So let’s get started squishing stuff.

Stretching, Squishing, Rotating

Before we continue I should clear up some names. We call a number that has an $i$ in it a complex number, and we call the part without the $i$ the real part (like 2 in $2-i$) and the part with $i$ the complex part.

Python is going to be a great asset for us in exploring complex numbers, so let’s jump right into it. It turns out that Python natively supports complex numbers, and I wrote a program for drawing complex numbers. I used it to make the plot above. The program depends on a library I hate called matplotlib, and so the point of the program is to shield you from as much pain as possible and focus on complex numbers. You can use the program by downloading it from this blog’s Github page, along with everything else I made in writing this post. All you need to know how to do is call a function, and I’ve done a bit of window dressing removal to simplify things (I really hate matplotlib).

# plotComplexNumbers : [complex] -&gt; None
# display a plot of the given list of complex numbers
def plotComplexNumbers(numbers):
...


Before we show some examples of how to use it, we have to understand how to use complex numbers in Python. It’s pretty simple, except that Python was written by people who hate math, and so they decided the complex number would be represented by $j$ instead of $i$ (people who hate math are sometimes called “engineers,” and they use $j$ out of spite. Not really, though).

So in Python it’s just like any other computation. For example:

>>> (1 + 1j)*(4 - 2j) == (6+2j)
True
>>> 1 / (1+1j)
(0.5-0.5j)

And so calling the plotting function with a given list of complex numbers is as simple as importing the module and calling the function

from plotcomplex import plot
plot.plotComplexNumbers([(-1+1j), (1+2j), (-1.5 - 0.5j), (.6 - 1.8j)])


Here’s the result

So let’s use plots like this one to explore what “multiplication by $i$” does to a complex number. It might not seem exciting at first, but I promise there’s a neat punchline.

Even without plotting it’s pretty easy to tell what multiplying by $i$ does to some numbers. It takes 1 to $i$, moves $i$ to $i^2 = -1$, it takes -1 to $-i$, and $-i$ to $-i \cdot i = 1$.

What’s the pattern in these? well if we plot all these numbers, they’re all at right angles in counter-clockwise order. So this might suggest that multiplication by $i$ does some kind of rotation. Is that always the case? Well lets try it with some other more complicated numbers. Click the plots below to enlarge.

Well, it looks close but it’s hard to tell. Some of the axes are squished and stretched, so it might be that our images don’t accurately represent the numbers (the real world can be such a pain). Well when visual techniques fail, we can attempt to prove it.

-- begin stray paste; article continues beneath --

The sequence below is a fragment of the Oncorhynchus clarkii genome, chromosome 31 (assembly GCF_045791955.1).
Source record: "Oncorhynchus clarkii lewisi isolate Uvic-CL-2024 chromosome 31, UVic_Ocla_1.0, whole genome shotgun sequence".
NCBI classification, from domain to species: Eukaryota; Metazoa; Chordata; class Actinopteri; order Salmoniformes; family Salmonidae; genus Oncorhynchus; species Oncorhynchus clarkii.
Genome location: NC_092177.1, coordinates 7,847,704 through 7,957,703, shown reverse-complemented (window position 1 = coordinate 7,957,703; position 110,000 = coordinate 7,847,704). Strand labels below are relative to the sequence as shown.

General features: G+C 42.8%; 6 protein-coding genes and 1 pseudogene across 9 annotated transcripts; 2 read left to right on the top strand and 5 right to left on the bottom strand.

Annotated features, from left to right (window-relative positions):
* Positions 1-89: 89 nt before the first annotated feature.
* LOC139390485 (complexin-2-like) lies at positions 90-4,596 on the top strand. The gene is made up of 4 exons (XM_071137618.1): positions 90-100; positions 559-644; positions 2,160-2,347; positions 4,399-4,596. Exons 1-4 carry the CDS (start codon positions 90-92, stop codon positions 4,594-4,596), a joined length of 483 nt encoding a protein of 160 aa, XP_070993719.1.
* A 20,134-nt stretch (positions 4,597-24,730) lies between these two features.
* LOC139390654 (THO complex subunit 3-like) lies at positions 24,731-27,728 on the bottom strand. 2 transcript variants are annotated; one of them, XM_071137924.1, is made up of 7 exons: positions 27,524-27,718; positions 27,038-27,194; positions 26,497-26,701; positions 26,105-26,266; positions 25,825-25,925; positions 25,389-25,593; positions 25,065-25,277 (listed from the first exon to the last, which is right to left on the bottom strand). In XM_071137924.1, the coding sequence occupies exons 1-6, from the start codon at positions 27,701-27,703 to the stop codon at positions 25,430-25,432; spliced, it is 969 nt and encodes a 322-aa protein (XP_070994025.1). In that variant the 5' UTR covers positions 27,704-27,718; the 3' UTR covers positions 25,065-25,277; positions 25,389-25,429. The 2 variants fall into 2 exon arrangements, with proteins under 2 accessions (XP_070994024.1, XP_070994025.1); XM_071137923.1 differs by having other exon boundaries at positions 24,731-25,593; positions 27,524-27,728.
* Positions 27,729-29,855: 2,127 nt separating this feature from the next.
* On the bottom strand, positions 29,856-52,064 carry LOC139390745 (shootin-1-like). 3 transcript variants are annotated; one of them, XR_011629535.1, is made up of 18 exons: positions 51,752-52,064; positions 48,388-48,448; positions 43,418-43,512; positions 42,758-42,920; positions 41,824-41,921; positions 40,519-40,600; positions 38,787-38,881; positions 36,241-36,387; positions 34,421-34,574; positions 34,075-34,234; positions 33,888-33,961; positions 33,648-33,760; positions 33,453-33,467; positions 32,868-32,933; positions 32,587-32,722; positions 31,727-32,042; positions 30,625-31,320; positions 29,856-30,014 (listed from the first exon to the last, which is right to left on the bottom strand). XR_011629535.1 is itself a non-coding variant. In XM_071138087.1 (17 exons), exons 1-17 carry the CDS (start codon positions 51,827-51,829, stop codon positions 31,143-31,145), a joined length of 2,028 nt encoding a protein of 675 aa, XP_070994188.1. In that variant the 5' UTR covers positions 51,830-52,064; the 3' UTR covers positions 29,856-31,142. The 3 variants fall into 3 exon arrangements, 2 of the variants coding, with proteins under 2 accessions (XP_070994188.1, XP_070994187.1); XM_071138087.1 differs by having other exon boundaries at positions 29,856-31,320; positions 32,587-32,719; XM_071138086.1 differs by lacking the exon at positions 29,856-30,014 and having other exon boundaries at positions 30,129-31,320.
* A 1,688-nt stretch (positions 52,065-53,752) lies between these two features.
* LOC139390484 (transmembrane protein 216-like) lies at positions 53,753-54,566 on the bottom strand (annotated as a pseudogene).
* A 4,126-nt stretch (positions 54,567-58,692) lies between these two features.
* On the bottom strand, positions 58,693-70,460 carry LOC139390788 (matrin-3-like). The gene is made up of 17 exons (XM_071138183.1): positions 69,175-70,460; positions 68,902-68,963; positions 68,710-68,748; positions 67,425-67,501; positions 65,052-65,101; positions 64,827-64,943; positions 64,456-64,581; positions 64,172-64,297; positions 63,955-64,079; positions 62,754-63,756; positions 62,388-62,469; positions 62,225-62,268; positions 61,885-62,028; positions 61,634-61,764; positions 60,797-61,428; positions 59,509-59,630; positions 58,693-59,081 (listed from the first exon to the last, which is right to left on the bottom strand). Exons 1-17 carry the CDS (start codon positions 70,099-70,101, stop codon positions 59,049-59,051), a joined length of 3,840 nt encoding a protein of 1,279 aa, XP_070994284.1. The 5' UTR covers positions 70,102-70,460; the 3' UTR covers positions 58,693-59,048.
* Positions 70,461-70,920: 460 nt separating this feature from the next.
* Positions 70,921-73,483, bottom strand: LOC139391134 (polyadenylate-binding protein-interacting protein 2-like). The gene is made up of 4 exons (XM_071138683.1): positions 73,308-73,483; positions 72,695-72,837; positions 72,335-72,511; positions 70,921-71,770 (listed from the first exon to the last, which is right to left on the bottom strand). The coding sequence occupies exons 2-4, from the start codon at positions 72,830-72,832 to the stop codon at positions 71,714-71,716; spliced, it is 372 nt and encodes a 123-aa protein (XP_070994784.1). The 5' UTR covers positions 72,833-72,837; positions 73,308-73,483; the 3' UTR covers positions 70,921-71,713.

Clearly multiplying by $i$ does some kind of rotation, maybe with other stuff too, and it shouldn’t be so hard to see that multiplying by $i$ does the same thing no matter which number you use (okay, the skeptical readers will say that’s totally hard to see, but we’ll prove it super rigorously in a minute). So if we take any number and multiply it by $i$ once, then twice, then three times, then four, and if we only get back to where we started at four multiplications, then each rotation had to be a quarter turn.

Indeed,

$\displaystyle (a + bi) i^4 = (ai - b) i^3 = (-a - bi) i^2 = (-ai + b) i = a + bi$

This still isn’t all that convincing, and we want to be 100% sure we’re right. What we really need is a way to arithmetically compute the angle between two complex numbers in their plotted forms. What we’ll do is find a way to measure the angle of one complex number with the $x$-axis, and then by subtraction we can get angles between arbitrary points. For example, in the figure below $\theta = \theta_1 - \theta_2$.

One way to do this is with trigonometry: the geometric drawing of $a + bi$ is the hypotenuse of a right triangle with the $x$-axis.

And so if $r$ is the length of the arrow, then by the definition of sine and cosine, $\cos(\theta) = a/r, \sin(\theta) = b/r$. If we have $r, \theta$, and $r > 0$, we can solve for a unique $a$ and $b$, so instead of representing a complex number in terms of the pair of numbers $(a,b)$, we can represent it with the pair of numbers $(r, \theta)$. And the conversion between the two is just

$a + bi = r \cos(\theta) + (r \sin(\theta)) i$

The $(r, \theta)$ representation is called the polar representation, while the $(a,b)$ representation is called the rectangular representation or the Cartesian representation. Converting between polar and Cartesian coordinates fills the pages of many awful pre-calculus textbooks (despite the fact that complex numbers don’t exist in classical calculus). Luckily for us Python has built-in functions to convert between the two representations for us.

&gt;&gt;&gt; import cmath
&gt;&gt;&gt; cmath.polar(1 + 1j)
(1.4142135623730951, 0.7853981633974483)
&gt;&gt;&gt; z = cmath.polar(1 + 1j)
&gt;&gt;&gt; cmath.rect(z[0], z[1])
(1.0000000000000002+1j)


It’s a little bit inaccurate on the rounding, but it’s fine for our purposes.

So how do we compute the angle between two complex numbers? Just convert each to the polar form, and subtract the second coordinates. So if we get back to our true goal, to figure out what multiplication by $i$ does, we can just do everything in polar form. Here’s a program that computes the angle between two complex numbers.

def angleBetween(z, w):
zPolar, wPolar = cmath.polar(z), cmath.polar(w)
return wPolar[1] - zPolar[1]

print(angleBetween(1 + 1j, (1 + 1j) * 1j))
print(angleBetween(2 - 3j, (2 - 3j) * 1j))
print(angleBetween(-0.5 + 7j, (-0.5 + 7j) * 1j))


Running it gives

1.5707963267948966
1.5707963267948966
-4.71238898038469


Note that the decimal form of $\pi/2$ is 1.57079…, and that the negative angle is equivalent to $\pi/2$ if you add a full turn of $2\pi$ to it. So programmatically we can see that for every input we try multiplying by $i$ rotates 90 degrees.